To illustrate the power of obsessive thoughts, a common teaching exercise involves asking people to write down something horrific happening to a loved one. Despite agreeing that thoughts can’t make things happen, most people are unable to complete the task or destroy the paper afterwards. This demonstrates how even fleeting intrusive thoughts can cause significant distress and lead to compulsive behaviours to alleviate anxiety.

Research shows that up to 80% of people experience unwanted intrusive thoughts similar to those found in OCD. However, for those with OCD, these thoughts are more intense, frequent, and harder to control. The difference lies in how people with OCD respond to these thoughts, interpreting and dealing with them in ways that can lead to debilitating compulsions. Common obsessions include fears of contamination, harm, and unwanted sexual or violent thoughts, which significantly impact daily functioning and require professional diagnosis and treatment.

These obsessions, such as fears of contamination or harm, are distressing and significantly disrupt daily life, leading to issues like chronic unemployment and social isolation. Compulsions, like repeatedly checking the stove or excessive hand washing, are attempts to prevent perceived dangers, even when there is no rational connection. OCD is a serious mental illness affecting 0.8-2.2% of the population annually, with symptoms often beginning in childhood or adolescence. The disorder can cause significant disability, and individuals with OCD frequently have higher rates of substance abuse, further complicating their condition.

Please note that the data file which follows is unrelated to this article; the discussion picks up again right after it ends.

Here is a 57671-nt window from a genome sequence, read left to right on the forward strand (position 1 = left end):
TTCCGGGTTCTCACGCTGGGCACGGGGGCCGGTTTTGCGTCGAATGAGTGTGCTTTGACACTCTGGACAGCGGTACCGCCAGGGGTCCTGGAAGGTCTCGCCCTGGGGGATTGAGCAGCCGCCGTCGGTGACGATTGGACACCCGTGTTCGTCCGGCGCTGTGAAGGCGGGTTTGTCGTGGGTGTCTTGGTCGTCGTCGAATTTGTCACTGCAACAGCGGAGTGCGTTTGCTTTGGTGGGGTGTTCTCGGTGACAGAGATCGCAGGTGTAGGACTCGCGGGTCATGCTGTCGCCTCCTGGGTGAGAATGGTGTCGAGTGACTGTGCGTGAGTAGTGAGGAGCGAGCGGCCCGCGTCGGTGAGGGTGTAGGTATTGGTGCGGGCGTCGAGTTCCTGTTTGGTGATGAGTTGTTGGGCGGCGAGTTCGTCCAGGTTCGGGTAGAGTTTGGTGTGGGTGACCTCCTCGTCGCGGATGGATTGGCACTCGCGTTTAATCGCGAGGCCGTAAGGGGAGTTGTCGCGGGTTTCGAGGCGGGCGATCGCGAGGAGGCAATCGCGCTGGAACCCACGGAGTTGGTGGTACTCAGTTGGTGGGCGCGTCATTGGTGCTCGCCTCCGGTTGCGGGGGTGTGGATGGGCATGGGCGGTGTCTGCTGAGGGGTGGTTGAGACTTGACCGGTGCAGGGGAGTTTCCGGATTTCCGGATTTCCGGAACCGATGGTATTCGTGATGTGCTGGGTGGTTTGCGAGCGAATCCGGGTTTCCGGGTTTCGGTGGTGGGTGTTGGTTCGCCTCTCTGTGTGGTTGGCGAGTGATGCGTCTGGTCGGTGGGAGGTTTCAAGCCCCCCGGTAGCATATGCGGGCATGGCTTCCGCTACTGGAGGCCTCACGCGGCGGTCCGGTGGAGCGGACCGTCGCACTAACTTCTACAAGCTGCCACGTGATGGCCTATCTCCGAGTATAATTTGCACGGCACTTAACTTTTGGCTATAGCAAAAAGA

The causes of OCD are linked to neurochemical imbalances and structural brain abnormalities. Genetic predispositions and environmental factors may also contribute. OCD often coexists with substance abuse, which can exacerbate symptoms and lead to a vicious cycle of addiction and compulsive behaviour. Effective treatment typically involves Cognitive Behavioural Therapy (CBT), particularly Exposure and Response Prevention (ERP), which helps individuals confront and manage their fears without resorting to compulsions. Medications like SSRIs may be used when therapy alone is insufficient. Comprehensive treatment, especially for those with dual diagnoses, is essential for improving outcomes and addressing both OCD and any co-occurring substance use disorders.

OCD and Addiction

There is evidence suggesting a link between obsessive-compulsive disorder (OCD) and addiction, although the relationship is complex. Studies have shown that individuals with OCD are at a significantly higher risk of misusing drugs and alcohol compared to those without OCD. They are 4.5 times more likely to have alcohol-related disorders, 6.7 times more likely to have any drug-related disorder, and 10.5 times more likely to have sedative-related disorders. By age 32, 23% of individuals with OCD had alcohol- or drug-related disorders, compared to 5% in the general population. Shared impulsivities and dysregulation of the brain’s reward system, particularly involving neurotransmitters like dopamine, may contribute to the co-occurrence of OCD and addiction. However, not everyone with OCD develops an addiction, and the nature of this relationship varies among individuals.